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## Unique Ordinal Representation

Edited: Late Feb 2016 to align to changes to my blog on Fundamental Sequences.

This blog will demonstrate how to create a unique representation of ordinals with arbitrary complexity using the definitions from my blog on Extended Normal Form. In turn this blog will be referred to in my other blogs for the J Function and in particular by Sandpit $$J_8$$.

## Extended Normal Form

An arbitrary ordinal can be defined as follows using the definitions of Extended Normal Form.

$$\gamma = (\lambda\uparrow\uparrow t)^{\gamma_e}.\gamma_c + \gamma_a = (\varphi(\gamma_{[q]})\uparrow\uparrow t)^{\gamma_e}.\gamma_c + \gamma_a$$

Where $$\gamma$$ is a arbitrary transfinite ordinal, $$\lambda$$ is an arbitrary limit ordinal, and $$t, q$$ are finite integers.

## Unique Representation

A unique representation for any such ordinal $$\gamma$$ can be demonstrated as a sequence of finite integers defined as:

$$<g> = <q, <L>, t, <g_e>, <g_c>, <g_a>>$$

The sequence is constructed in the following order:

Let $$q$$ be any finite integer

Recursively define $$<L> = <<g>_{[q]},p,m>$$

$$= <<g_1>,<g_2>,<g_3>,...,<g_q>,p,m>$$ where $$0 < p <= q$$ and $$0 < m$$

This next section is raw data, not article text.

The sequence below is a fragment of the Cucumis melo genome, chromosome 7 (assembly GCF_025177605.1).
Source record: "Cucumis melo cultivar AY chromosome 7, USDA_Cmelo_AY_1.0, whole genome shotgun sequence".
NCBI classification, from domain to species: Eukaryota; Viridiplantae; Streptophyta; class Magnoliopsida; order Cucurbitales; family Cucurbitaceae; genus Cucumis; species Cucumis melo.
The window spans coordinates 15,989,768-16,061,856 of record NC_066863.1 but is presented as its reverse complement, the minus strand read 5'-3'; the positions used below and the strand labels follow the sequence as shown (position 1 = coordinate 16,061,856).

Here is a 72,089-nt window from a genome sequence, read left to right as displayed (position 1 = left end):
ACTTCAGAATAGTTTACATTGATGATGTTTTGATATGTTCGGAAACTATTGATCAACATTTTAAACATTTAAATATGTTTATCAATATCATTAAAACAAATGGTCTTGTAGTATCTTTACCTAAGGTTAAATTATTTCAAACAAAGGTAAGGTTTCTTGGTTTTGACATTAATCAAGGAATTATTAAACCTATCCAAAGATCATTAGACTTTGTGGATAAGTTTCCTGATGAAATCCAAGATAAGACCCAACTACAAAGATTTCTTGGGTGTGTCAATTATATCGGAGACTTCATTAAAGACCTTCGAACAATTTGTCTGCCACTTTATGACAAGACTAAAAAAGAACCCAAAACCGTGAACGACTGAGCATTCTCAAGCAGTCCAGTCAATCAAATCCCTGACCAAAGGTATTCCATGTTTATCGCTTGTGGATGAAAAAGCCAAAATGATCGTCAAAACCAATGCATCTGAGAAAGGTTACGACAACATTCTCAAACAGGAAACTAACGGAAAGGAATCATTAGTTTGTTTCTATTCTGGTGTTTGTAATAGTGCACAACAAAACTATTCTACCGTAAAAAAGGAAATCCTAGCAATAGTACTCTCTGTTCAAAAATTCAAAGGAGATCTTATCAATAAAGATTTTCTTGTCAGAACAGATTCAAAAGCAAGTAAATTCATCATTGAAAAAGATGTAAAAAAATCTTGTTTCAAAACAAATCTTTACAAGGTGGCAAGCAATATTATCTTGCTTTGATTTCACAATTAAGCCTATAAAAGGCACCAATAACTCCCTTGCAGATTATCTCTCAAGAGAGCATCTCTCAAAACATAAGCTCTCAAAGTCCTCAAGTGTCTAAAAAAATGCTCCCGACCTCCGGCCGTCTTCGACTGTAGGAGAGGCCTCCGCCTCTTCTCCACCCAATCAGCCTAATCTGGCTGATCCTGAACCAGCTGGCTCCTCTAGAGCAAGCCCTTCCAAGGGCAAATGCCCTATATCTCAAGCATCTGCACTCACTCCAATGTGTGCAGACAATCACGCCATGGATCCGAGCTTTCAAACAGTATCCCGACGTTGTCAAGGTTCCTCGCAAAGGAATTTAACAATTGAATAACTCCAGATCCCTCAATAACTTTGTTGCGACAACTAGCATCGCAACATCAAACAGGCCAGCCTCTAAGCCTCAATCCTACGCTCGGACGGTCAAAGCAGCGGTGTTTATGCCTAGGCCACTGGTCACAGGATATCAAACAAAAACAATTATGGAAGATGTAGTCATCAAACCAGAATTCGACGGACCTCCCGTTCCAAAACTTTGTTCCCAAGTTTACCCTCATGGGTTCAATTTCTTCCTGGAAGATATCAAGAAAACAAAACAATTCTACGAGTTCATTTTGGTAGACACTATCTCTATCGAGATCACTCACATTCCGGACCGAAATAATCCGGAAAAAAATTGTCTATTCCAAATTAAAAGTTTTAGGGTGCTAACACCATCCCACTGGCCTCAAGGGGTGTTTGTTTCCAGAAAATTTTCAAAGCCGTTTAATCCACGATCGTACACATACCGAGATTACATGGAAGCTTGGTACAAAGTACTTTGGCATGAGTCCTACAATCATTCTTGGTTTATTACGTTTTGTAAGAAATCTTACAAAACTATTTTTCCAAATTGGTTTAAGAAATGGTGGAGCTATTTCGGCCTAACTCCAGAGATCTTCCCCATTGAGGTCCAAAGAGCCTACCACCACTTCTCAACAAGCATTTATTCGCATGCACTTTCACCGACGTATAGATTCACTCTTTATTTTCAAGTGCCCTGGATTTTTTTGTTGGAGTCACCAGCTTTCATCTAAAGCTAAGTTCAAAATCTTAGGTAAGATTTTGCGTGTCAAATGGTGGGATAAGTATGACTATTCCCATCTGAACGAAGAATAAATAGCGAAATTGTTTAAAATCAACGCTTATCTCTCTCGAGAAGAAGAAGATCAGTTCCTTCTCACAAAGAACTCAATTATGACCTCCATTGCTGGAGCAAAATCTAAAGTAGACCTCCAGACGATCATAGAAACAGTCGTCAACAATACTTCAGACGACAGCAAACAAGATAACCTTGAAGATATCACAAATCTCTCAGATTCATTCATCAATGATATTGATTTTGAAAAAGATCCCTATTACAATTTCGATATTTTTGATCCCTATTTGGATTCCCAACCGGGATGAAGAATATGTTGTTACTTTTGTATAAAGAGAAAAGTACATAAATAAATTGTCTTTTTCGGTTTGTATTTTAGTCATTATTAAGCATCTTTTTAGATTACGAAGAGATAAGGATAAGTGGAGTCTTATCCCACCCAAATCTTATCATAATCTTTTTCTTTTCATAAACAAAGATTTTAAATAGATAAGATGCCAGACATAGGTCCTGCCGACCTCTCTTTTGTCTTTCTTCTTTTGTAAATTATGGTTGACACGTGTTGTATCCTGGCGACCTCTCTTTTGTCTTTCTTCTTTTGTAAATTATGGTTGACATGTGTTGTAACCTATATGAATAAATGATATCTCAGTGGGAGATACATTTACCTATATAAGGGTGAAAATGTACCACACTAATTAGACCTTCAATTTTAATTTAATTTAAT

Let $$t$$ be any finite integer

Recursively define $$<g_e>, <g_c>$$, and $$<g_a>$$

## Unique Representation and Monotonically Ascending

The resulting sequence of finite integers $$<g>$$ will be unique for any ordinal. The sequence will also impose monotonically ascending representations, such that if $$<x> > <y>$$ then $$\gamma_x > \gamma_y$$.

For one sequence $$<x>$$ to be greater than another sequence $$<y>$$, then the first non-identical integer (from left to right) between the sequences must be greater in sequence $$<x>$$, as shown here:

Let

$$<x> = <x_{[i-1]},x_i,x_{[j]}>$$

$$<y> = <y_{[i-1]},y_i,y_{[k]}>$$

Then

$$<x> > <y>$$

Only If

$$x_{[i-1]} = y_{[i-1]}$$ and $$x_i > y_i$$ for some value of $$i$$

## Unique Big Number Representation

A further extension to the above can be made to create a sequence of finite integers $$<f>$$ as follows:

Assign $$<f> = <<g>,n,p>$$ where $$n, p$$ are finite integers and $$p > max(max(<g>)+1,n)$$

This sequence will represent any Big Number (Googolism) of the form:

$$f_g^n(p)$$ where $$g < SVO$$ the Small Veblen Ordinal

## Ruleset

Ruleset for creating $$<g>$$ sequences for ordinals is:

$$<g> = <q, <L>, t, <g_e>, <g_c>, <g_a>>$$

• when $$q = 0$$ then $$<L> = t = <g_e> = <g_c> =$$ Null and $$<g_a>$$ collapses to $$a$$ i.e. a finite integer
• and when $$q > 0$$ then
• $$<L> == \lambda = \varphi(1) = \omega$$ when $$q = 1$$
• $$<L> = <<g>_{[q]},p,m> == \lambda = \varphi^m(\gamma_{[p-1]},(\gamma_p)_*,\gamma_{[q-p]})$$ when $$q > 1$$ and
• $$0 < <g_1> == \gamma_1 < \varphi(1,0_{[q]})$$ or
• $$0 < <g_1> < < q >$$
• The sequence $$<L>$$ follows the construction procedure for $$\lambda$$, starting with:
• $$<L_0> = < u >_{[q]} == \lambda_0 = \varphi(\mu_{[q]})$$ where $$\mu < \varphi(1,0)$$
• $$<L_1> = <<L_0>,1,m_0> == \lambda_1 = \varphi^{m_0}(\mu_{[1]}*,\mu_{[q-1]})$$